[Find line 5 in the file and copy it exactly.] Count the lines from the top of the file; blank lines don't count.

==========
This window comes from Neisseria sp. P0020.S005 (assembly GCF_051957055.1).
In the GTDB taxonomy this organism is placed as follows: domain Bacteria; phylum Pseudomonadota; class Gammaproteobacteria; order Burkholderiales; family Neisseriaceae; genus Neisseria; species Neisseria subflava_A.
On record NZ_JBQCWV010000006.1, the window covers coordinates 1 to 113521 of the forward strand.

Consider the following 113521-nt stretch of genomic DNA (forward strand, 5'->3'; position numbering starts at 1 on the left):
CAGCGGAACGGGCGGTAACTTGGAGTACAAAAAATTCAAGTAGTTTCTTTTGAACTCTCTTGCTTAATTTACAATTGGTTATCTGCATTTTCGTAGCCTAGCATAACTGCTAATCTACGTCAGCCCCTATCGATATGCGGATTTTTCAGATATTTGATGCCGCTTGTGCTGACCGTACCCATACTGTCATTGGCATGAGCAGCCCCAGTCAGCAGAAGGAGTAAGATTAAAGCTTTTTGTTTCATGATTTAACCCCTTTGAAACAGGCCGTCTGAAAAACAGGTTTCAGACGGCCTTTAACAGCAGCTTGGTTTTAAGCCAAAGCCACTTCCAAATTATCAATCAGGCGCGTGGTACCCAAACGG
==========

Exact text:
CAGCGGAACGGGCGGTAACTTGGAGTACAAAAAATTCAAGTAGTTTCTTTTGAACTCTCTTGCTTAATTTACAATTGGTTATCTGCATTTTCGTAGCCTAGCATAACTGCTAATCTACGTCAGCCCCTATCGATATGCGGATTTTTCAGATATTTGATGCCGCTTGTGCTGACCGTACCCATACTGTCATTGGCATGAGCAGCCCCAGTCAGCAGAAGGAGTAAGATTAAAGCTTTTTGTTTCATGATTTAACCCCTTTGAAACAGGCCGTCTGAAAAACAGGTTTCAGACGGCCTTTAACAGCAGCTTGGTTTTAAGCCAAAGCCACTTCCAAATTATCAATCAGGCGCGTGGTACCCAAACGG